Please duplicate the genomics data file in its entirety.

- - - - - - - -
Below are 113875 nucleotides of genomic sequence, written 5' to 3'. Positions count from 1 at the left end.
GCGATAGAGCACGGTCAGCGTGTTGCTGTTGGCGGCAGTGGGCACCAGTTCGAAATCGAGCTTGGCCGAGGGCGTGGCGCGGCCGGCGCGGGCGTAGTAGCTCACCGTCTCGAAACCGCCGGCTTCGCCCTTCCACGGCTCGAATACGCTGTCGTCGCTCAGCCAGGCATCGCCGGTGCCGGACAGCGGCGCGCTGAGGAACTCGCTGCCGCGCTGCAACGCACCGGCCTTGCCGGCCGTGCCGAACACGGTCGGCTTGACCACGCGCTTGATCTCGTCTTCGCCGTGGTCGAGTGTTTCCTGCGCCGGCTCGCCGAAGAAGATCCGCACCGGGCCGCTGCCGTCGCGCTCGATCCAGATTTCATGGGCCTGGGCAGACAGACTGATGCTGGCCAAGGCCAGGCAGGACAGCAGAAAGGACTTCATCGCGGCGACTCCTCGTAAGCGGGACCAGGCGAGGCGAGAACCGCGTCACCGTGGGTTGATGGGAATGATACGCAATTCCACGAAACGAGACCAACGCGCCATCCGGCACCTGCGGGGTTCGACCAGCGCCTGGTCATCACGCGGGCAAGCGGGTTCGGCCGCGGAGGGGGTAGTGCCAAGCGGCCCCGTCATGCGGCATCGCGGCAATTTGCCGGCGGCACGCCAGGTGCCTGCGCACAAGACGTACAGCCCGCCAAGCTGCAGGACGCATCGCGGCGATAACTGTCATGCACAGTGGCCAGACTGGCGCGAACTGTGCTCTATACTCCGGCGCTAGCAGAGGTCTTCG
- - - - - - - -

Below are 113875 nucleotides of genomic sequence, written 5' to 3'. Positions count from 1 at the left end.
GCGATAGAGCACGGTCAGCGTGTTGCTGTTGGCGGCAGTGGGCACCAGTTCGAAATCGAGCTTGGCCGAGGGCGTGGCGCGGCCGGCGCGGGCGTAGTAGCTCACCGTCTCGAAACCGCCGGCTTCGCCCTTCCACGGCTCGAATACGCTGTCGTCGCTCAGCCAGGCATCGCCGGTGCCGGACAGCGGCGCGCTGAGGAACTCGCTGCCGCGCTGCAACGCACCGGCCTTGCCGGCCGTGCCGAACACGGTCGGCTTGACCACGCGCTTGATCTCGTCTTCGCCGTGGTCGAGTGTTTCCTGCGCCGGCTCGCCGAAGAAGATCCGCACCGGGCCGCTGCCGTCGCGCTCGATCCAGATTTCATGGGCCTGGGCAGACAGACTGATGCTGGCCAAGGCCAGGCAGGACAGCAGAAAGGACTTCATCGCGGCGACTCCTCGTAAGCGGGACCAGGCGAGGCGAGAACCGCGTCACCGTGGGTTGATGGGAATGATACGCAATTCCACGAAACGAGACCAACGCGCCATCCGGCACCTGCGGGGTTCGACCAGCGCCTGGTCATCACGCGGGCAAGCGGGTTCGGCCGCGGAGGGGGTAGTGCCAAGCGGCCCCGTCATGCGGCATCGCGGCAATTTGCCGGCGGCACGCCAGGTGCCTGCGCACAAGACGTACAGCCCGCCAAGCTGCAGGACGCATCGCGGCGATAACTGTCATGCACAGTGGCCAGACTGGCGCGAACTGTGCTCTATACTCCGGCGCTAGCAGAGGTCTTCG